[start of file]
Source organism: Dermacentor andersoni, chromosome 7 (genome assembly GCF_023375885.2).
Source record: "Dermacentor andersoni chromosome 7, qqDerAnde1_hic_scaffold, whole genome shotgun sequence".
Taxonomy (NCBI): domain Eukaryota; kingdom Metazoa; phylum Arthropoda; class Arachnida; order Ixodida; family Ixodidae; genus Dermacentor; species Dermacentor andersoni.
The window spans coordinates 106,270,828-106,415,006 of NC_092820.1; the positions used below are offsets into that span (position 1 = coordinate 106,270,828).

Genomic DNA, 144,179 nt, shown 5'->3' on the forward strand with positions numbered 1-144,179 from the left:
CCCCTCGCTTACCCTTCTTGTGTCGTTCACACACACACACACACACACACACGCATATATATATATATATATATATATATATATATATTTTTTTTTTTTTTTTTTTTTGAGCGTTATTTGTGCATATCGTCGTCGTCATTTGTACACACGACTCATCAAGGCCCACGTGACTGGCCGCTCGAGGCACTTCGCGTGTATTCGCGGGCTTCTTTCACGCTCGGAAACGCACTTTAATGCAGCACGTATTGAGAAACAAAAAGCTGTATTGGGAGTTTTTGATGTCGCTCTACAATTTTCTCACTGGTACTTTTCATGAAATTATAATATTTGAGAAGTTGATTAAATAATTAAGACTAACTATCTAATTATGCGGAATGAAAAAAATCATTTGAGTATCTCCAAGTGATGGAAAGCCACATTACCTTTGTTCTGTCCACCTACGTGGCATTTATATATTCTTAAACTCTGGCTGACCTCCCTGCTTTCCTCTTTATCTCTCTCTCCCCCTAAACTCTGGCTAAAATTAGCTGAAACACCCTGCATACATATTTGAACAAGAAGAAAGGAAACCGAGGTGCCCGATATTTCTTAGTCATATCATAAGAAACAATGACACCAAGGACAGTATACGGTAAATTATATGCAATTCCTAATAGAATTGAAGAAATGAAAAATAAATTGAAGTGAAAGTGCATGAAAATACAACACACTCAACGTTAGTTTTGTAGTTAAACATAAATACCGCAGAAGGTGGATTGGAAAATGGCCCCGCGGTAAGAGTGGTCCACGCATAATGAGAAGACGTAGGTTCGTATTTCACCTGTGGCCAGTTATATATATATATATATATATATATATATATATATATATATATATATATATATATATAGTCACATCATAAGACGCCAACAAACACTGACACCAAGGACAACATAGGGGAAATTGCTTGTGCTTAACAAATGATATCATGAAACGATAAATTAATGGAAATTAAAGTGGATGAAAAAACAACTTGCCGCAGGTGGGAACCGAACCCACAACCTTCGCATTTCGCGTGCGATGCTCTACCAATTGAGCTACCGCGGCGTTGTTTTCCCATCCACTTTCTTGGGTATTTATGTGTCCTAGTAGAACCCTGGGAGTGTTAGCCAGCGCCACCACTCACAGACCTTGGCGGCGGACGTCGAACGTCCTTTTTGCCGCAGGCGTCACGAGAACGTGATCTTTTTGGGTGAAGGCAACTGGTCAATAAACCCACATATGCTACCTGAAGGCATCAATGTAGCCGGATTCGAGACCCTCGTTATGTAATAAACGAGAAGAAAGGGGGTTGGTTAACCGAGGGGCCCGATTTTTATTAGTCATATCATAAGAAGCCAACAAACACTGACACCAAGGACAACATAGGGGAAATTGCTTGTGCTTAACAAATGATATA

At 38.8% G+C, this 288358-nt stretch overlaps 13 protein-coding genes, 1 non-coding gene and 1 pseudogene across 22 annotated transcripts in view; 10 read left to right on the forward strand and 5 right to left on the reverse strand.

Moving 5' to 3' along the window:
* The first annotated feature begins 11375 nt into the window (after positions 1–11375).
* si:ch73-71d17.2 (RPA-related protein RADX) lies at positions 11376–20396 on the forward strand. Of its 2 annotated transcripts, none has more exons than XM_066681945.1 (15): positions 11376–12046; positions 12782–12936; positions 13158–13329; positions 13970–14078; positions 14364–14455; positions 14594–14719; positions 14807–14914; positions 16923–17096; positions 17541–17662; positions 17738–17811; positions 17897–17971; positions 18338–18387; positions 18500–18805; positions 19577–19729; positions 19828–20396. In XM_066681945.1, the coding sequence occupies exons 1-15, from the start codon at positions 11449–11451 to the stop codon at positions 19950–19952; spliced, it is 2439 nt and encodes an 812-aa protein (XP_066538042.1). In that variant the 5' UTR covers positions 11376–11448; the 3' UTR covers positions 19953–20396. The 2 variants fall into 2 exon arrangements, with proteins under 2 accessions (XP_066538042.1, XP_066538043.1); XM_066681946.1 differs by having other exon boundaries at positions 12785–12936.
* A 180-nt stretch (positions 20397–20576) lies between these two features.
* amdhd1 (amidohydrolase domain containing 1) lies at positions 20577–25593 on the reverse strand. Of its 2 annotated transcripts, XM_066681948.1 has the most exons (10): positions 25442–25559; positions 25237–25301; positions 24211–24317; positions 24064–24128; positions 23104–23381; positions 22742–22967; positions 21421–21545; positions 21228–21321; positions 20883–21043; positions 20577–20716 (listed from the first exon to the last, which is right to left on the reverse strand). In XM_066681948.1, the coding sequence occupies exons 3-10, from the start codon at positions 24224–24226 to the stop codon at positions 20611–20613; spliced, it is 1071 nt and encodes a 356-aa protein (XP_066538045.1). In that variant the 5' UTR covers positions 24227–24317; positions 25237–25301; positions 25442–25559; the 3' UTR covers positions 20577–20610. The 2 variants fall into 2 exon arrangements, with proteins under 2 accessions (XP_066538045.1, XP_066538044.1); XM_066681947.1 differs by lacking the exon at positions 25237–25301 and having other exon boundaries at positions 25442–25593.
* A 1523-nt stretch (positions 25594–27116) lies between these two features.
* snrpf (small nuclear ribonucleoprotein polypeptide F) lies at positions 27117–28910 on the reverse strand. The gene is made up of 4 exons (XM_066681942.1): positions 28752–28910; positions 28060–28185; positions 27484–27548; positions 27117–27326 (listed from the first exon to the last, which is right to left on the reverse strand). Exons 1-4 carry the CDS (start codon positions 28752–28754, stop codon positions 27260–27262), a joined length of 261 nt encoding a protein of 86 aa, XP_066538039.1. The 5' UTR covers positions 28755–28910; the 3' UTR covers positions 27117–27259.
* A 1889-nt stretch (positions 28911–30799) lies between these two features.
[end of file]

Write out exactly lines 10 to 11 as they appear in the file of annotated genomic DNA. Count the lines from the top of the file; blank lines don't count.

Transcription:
* si:ch73-71d17.2 (RPA-related protein RADX) lies at positions 11376–20396 on the forward strand. Of its 2 annotated transcripts, none has more exons than XM_066681945.1 (15): positions 11376–12046; positions 12782–12936; positions 13158–13329; positions 13970–14078; positions 14364–14455; positions 14594–14719; positions 14807–14914; positions 16923–17096; positions 17541–17662; positions 17738–17811; positions 17897–17971; positions 18338–18387; positions 18500–18805; positions 19577–19729; positions 19828–20396. In XM_066681945.1, the coding sequence occupies exons 1-15, from the start codon at positions 11449–11451 to the stop codon at positions 19950–19952; spliced, it is 2439 nt and encodes an 812-aa protein (XP_066538042.1). In that variant the 5' UTR covers positions 11376–11448; the 3' UTR covers positions 19953–20396. The 2 variants fall into 2 exon arrangements, with proteins under 2 accessions (XP_066538042.1, XP_066538043.1); XM_066681946.1 differs by having other exon boundaries at positions 12785–12936.
* A 180-nt stretch (positions 20397–20576) lies between these two features.